What seems on its surface like an early win for cannabis advocates in Michigan may, in fact, be an attempt to rig the state’s upcoming general election. The question of legalizing recreational marijuana will appear on the November ballot, and voters are expected to turn out to register their support. But the prospect of higher voter turnout has some GOP lawmakers in Lansing worried. Concerned better turnout could impact other races, they’ve begun discussing ways to take legalization off the ballot. But broad support for the issue leaves them with just one move. And that’s why Michigan may legalize recreational marijuana before November ballot.
In A Bid To Suppress Voter Turnout, GOP Lawmakers Want To Legalize Weed Early
Historically, higher voter turnouts tend to favor more liberal or progressive candidates. In other words, more voters typically means more Democrats in office.
No wonder Republican-controlled state legislatures have made voter-suppression tactics a staple of their political strategy. And their efforts have accelerated in the wake of the Supreme Court’s 2013 decision to strike down a key provision of the 1965 Voting Rights Act.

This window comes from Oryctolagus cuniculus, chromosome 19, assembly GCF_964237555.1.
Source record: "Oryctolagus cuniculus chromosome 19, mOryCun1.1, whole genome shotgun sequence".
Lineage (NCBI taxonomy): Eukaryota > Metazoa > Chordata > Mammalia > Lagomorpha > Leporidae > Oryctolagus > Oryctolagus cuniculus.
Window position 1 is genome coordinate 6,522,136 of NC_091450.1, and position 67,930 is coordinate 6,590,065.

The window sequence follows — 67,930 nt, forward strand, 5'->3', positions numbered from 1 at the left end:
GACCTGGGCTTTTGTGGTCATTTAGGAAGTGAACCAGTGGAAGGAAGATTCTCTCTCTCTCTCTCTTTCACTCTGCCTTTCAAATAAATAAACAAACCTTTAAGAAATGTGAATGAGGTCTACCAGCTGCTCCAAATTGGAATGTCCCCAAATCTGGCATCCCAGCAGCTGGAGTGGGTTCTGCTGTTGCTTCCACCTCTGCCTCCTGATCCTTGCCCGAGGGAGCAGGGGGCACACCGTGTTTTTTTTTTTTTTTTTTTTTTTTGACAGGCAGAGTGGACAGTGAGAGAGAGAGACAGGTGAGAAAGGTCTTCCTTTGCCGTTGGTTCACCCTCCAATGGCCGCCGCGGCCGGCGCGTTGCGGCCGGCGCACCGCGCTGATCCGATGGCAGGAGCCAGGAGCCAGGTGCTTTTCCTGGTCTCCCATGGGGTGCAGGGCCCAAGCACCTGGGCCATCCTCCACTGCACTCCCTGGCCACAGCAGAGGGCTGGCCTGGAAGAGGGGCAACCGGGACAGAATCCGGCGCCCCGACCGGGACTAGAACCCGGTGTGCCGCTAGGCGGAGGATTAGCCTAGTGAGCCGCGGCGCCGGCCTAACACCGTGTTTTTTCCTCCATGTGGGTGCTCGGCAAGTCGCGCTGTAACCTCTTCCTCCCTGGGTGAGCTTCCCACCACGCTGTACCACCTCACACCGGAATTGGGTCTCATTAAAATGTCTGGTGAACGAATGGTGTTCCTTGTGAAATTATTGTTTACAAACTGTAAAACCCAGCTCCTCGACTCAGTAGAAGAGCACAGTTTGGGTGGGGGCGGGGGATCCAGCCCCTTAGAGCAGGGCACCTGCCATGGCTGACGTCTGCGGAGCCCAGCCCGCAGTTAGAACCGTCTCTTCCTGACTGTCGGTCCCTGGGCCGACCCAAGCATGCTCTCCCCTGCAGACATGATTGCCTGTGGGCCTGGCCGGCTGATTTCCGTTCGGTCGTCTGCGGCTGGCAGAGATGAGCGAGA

Voter-suppression tactics include things like closing polling locations, issuing strict ID laws, voter purging and disenfranchisement. Gerrymandering, or the redrawing of election districts to favor particular candidates, is another way of distorting democratic representation.
And in these areas, Michigan is one of the worst. In December 2016, Michigan’s Republican-led House passed some of the nation’s strictest voter ID laws in the face of strong objections from Democrats and civil society groups. ID requirements tend to make it harder for minority, elderly, and student voters—groups that tend to vote Democrat—to cast their ballots.
And in April 2017, The Center for Michigan found that gerrymandering in the state is among the nation’s worst. The report shows how districts dramatically and